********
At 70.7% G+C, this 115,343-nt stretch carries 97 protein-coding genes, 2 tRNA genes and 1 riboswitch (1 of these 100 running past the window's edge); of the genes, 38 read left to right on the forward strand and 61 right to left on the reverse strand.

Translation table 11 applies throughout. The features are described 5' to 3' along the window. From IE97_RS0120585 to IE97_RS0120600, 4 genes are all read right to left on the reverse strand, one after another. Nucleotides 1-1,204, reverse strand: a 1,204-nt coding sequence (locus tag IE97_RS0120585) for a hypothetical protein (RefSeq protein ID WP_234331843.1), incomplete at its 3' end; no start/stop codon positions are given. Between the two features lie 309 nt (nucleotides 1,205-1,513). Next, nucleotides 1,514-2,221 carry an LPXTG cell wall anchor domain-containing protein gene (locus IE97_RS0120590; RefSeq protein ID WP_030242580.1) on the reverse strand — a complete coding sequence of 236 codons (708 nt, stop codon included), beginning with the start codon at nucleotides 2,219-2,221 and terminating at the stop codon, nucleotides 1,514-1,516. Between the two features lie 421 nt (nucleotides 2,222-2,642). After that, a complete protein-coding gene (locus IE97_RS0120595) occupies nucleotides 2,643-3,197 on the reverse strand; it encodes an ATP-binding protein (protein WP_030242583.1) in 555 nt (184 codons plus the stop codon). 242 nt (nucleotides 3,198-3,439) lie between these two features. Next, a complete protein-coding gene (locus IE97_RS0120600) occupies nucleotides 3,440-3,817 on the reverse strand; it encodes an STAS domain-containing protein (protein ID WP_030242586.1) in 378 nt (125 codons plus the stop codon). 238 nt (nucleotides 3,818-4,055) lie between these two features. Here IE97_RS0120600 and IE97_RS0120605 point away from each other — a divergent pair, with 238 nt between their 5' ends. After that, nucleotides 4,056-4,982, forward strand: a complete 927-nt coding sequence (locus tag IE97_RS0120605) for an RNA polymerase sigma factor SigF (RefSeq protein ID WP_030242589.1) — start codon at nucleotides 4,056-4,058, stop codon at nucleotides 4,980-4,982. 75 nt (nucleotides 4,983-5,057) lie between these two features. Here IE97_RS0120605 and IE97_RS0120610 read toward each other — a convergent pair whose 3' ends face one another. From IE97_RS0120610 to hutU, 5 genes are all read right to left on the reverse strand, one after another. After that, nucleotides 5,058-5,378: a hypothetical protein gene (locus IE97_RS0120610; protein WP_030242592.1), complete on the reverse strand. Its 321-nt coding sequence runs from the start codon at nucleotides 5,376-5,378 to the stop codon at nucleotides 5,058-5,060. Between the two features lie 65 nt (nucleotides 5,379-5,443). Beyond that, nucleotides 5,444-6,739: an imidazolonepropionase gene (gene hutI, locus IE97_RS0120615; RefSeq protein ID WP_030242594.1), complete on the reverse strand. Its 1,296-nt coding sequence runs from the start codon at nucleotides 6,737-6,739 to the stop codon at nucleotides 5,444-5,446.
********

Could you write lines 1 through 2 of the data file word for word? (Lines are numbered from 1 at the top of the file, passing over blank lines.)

At 70.7% G+C, this 115,343-nt stretch carries 97 protein-coding genes, 2 tRNA genes and 1 riboswitch (1 of these 100 running past the window's edge); of the genes, 38 read left to right on the forward strand and 61 right to left on the reverse strand.

Translation table 11 applies throughout. The features are described 5' to 3' along the window. From IE97_RS0120585 to IE97_RS0120600, 4 genes are all read right to left on the reverse strand, one after another. Nucleotides 1-1,204, reverse strand: a 1,204-nt coding sequence (locus tag IE97_RS0120585) for a hypothetical protein (RefSeq protein ID WP_234331843.1), incomplete at its 3' end; no start/stop codon positions are given. Between the two features lie 309 nt (nucleotides 1,205-1,513). Next, nucleotides 1,514-2,221 carry an LPXTG cell wall anchor domain-containing protein gene (locus IE97_RS0120590; RefSeq protein ID WP_030242580.1) on the reverse strand — a complete coding sequence of 236 codons (708 nt, stop codon included), beginning with the start codon at nucleotides 2,219-2,221 and terminating at the stop codon, nucleotides 1,514-1,516. Between the two features lie 421 nt (nucleotides 2,222-2,642). After that, a complete protein-coding gene (locus IE97_RS0120595) occupies nucleotides 2,643-3,197 on the reverse strand; it encodes an ATP-binding protein (protein WP_030242583.1) in 555 nt (184 codons plus the stop codon). 242 nt (nucleotides 3,198-3,439) lie between these two features. Next, a complete protein-coding gene (locus IE97_RS0120600) occupies nucleotides 3,440-3,817 on the reverse strand; it encodes an STAS domain-containing protein (protein ID WP_030242586.1) in 378 nt (125 codons plus the stop codon). 238 nt (nucleotides 3,818-4,055) lie between these two features. Here IE97_RS0120600 and IE97_RS0120605 point away from each other — a divergent pair, with 238 nt between their 5' ends. After that, nucleotides 4,056-4,982, forward strand: a complete 927-nt coding sequence (locus tag IE97_RS0120605) for an RNA polymerase sigma factor SigF (RefSeq protein ID WP_030242589.1) — start codon at nucleotides 4,056-4,058, stop codon at nucleotides 4,980-4,982. 75 nt (nucleotides 4,983-5,057) lie between these two features. Here IE97_RS0120605 and IE97_RS0120610 read toward each other — a convergent pair whose 3' ends face one another. From IE97_RS0120610 to hutU, 5 genes are all read right to left on the reverse strand, one after another. After that, nucleotides 5,058-5,378: a hypothetical protein gene (locus IE97_RS0120610; protein WP_030242592.1), complete on the reverse strand. Its 321-nt coding sequence runs from the start codon at nucleotides 5,376-5,378 to the stop codon at nucleotides 5,058-5,060. Between the two features lie 65 nt (nucleotides 5,379-5,443). Beyond that, nucleotides 5,444-6,739: an imidazolonepropionase gene (gene hutI, locus IE97_RS0120615; RefSeq protein ID WP_030242594.1), complete on the reverse strand. Its 1,296-nt coding sequence runs from the start codon at nucleotides 6,737-6,739 to the stop codon at nucleotides 5,444-5,446.